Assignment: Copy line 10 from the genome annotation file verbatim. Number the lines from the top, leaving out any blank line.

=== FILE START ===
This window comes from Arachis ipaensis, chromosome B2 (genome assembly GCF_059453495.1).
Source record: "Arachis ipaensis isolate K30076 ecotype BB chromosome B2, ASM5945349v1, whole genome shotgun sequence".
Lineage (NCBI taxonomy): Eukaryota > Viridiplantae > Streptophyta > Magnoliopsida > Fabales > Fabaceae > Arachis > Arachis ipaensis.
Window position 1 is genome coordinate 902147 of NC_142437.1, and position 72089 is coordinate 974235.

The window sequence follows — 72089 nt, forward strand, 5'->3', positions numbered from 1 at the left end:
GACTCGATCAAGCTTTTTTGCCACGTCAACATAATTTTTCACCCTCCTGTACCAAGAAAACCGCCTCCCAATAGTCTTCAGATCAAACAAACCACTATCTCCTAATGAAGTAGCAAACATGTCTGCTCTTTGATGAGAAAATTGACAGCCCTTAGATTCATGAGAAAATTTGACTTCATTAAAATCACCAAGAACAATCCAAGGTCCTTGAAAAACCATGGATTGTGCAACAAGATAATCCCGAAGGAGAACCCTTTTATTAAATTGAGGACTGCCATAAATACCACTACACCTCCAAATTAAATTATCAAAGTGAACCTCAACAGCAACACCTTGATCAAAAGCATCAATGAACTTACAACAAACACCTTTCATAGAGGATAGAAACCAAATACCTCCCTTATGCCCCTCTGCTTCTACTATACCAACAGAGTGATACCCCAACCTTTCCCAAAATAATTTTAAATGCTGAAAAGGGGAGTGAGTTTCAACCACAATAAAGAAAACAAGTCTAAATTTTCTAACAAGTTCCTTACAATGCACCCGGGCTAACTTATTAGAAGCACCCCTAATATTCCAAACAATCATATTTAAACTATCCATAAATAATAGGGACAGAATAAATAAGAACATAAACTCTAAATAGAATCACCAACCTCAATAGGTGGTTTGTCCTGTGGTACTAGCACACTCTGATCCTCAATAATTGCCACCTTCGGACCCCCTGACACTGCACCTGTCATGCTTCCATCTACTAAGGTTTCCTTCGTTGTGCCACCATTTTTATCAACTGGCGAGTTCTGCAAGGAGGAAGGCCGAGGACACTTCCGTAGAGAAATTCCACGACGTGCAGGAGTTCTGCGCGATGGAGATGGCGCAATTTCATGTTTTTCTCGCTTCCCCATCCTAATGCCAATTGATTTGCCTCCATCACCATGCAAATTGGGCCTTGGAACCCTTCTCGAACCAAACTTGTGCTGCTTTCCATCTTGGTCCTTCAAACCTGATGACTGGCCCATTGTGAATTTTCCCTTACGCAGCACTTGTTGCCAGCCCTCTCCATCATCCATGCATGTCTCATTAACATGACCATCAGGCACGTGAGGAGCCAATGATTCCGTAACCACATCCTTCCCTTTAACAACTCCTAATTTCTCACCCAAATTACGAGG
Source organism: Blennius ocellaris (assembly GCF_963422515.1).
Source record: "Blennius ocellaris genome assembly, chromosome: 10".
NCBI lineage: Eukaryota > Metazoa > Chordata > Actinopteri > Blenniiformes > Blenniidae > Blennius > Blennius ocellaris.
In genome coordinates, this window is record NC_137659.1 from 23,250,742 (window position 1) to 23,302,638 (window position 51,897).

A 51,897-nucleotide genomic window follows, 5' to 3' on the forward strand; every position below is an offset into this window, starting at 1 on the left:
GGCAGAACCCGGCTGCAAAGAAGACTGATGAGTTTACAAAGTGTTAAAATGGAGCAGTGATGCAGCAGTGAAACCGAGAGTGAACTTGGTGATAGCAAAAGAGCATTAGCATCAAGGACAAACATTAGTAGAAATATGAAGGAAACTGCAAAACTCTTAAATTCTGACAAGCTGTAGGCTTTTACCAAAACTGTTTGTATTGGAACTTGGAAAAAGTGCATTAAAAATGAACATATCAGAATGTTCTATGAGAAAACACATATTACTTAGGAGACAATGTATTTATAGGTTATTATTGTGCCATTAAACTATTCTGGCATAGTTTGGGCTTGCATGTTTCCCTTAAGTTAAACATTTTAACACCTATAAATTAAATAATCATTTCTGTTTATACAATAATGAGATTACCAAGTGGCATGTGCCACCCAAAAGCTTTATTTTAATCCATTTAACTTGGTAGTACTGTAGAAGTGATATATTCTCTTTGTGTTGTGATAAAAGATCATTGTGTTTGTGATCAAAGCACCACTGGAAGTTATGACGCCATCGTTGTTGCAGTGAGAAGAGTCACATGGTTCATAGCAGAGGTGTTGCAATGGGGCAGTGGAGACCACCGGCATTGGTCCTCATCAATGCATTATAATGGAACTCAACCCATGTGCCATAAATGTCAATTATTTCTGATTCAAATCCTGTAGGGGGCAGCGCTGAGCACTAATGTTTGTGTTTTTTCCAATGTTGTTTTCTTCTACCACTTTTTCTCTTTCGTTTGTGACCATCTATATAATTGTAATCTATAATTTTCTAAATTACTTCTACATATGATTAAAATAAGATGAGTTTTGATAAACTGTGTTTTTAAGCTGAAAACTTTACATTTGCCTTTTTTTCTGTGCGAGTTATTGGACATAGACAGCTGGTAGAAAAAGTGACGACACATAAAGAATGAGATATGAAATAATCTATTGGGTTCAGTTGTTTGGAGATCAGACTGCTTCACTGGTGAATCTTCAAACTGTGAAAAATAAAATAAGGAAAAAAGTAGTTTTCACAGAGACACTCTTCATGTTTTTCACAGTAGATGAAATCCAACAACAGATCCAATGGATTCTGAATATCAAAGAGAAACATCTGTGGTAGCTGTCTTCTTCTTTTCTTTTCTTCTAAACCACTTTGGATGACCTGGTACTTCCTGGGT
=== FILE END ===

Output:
In genome coordinates, this window is record NC_137659.1 from 23,250,742 (window position 1) to 23,302,638 (window position 51,897).